New Federal Rules Regarding Thoroughbred Racehorse Patients

The Horseracing Integrity and Safety Authority (HISA) oversees national, uniform integrity, and safety rules for Thoroughbred racing participants and race facilities that function under HISA in the United States. HISA recently announced the start of its next phase of implementation, the Anti-Doping and Medication Control program. The AVMA Trust is releasing this update to ensure all equine practitioners practicing in these environments are aware of the new program. 

HISA was created by Congress to establish and enforce, under the oversight of the Federal Trade Commission, a national uniform set of rules applicable to every Thoroughbred racing participant and racetrack facility.1 Racing participants include veterinarians who care for racing Thoroughbreds on and off the racetracks. The implementation of HISA rules started in July 2022 and has continued to add phases of implementation. The Anti-Doping and Medication Control program is anticipated to begin on March 27, 2023.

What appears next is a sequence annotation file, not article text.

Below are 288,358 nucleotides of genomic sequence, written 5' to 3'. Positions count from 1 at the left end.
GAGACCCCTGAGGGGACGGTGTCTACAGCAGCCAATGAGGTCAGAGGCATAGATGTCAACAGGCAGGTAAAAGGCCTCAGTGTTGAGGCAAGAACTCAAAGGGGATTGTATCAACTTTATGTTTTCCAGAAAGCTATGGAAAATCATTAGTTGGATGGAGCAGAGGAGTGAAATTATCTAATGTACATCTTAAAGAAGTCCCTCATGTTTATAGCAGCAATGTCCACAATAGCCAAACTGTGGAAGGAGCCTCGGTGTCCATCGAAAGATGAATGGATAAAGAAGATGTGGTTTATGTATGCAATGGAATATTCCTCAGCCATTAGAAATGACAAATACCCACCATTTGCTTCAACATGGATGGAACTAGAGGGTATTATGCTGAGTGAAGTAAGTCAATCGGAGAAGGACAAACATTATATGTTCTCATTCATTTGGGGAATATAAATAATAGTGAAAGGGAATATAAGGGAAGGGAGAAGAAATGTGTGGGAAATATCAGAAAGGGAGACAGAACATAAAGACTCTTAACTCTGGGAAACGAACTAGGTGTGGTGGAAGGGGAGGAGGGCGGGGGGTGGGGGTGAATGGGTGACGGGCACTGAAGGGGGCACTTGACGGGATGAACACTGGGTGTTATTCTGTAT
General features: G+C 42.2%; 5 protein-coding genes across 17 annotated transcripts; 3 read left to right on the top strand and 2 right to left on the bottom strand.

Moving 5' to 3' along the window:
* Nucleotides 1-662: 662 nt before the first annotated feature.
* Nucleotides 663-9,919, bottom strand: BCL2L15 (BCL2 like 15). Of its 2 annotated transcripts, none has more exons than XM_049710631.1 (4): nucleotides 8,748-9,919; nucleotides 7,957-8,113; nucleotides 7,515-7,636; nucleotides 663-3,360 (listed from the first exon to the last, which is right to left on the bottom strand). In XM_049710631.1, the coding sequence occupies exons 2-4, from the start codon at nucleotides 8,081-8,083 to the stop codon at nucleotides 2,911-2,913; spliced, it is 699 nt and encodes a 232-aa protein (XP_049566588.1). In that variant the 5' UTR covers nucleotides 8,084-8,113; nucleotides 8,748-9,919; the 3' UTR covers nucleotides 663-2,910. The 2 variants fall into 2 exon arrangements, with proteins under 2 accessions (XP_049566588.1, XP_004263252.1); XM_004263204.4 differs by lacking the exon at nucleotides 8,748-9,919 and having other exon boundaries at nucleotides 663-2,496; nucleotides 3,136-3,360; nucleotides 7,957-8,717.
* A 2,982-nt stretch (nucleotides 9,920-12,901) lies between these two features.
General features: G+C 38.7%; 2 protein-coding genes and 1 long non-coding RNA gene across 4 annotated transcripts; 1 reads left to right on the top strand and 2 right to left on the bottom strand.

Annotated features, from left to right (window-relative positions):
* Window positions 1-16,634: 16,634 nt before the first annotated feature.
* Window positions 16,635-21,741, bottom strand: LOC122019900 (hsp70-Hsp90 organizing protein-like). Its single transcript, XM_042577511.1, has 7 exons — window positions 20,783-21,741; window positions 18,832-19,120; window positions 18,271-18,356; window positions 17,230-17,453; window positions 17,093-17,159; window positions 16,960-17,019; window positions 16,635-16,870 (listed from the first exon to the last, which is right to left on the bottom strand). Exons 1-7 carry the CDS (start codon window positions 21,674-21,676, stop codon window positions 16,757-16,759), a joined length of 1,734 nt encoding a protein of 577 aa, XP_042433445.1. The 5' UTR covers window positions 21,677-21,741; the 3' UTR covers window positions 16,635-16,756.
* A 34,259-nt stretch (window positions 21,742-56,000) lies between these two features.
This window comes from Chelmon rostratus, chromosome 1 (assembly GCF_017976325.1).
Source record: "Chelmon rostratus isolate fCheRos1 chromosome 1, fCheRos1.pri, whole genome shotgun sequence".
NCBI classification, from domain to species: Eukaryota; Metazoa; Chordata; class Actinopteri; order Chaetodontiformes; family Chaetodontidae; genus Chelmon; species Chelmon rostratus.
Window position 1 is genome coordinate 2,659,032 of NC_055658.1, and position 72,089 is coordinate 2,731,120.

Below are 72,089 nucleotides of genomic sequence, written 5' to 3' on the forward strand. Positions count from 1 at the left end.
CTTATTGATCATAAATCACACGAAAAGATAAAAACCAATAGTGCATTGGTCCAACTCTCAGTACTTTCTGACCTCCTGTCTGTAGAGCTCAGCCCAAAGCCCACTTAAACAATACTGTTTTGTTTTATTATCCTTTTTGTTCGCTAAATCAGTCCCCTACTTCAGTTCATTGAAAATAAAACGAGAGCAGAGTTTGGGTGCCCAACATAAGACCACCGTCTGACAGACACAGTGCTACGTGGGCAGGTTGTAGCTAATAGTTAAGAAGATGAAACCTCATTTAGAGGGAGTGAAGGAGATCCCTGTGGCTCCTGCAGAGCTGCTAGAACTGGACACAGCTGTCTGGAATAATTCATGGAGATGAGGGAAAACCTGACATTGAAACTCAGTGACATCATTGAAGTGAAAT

All racing participants, or “Covered Persons,” must register with HISA. A Covered Person is an individual who is licensed by a State Racing Commission (SRC), is involved with Thoroughbred Covered Horses or Covered Horseraces, or has access to restricted areas of a racetrack in the ordinary course of work.2

Educational programs for veterinarians currently practicing at racetracks are ongoing. However, field service practitioners who do not have a racetrack license may be at an increased risk with non-compliance because of a lack interaction with racetrack-based personnel.

For a legally practicing equine veterinarian caring for Covered Horses on or off the racetrack, there is an obligation to know, understand, and comply with HISA’s rules as the consequences are much greater than with previous infractions and may leave veterinarians exposed to these situations if their patients experience a positive drug test or incur other violations.

Banned substances may not be administered at any time to a Covered Horse—in or out of training. A list of banned substances is available here.

If you care for Thoroughbred racehorses that race in the United States and you have not registered as a Covered Person with HISA, please click here. Educational materials are available here.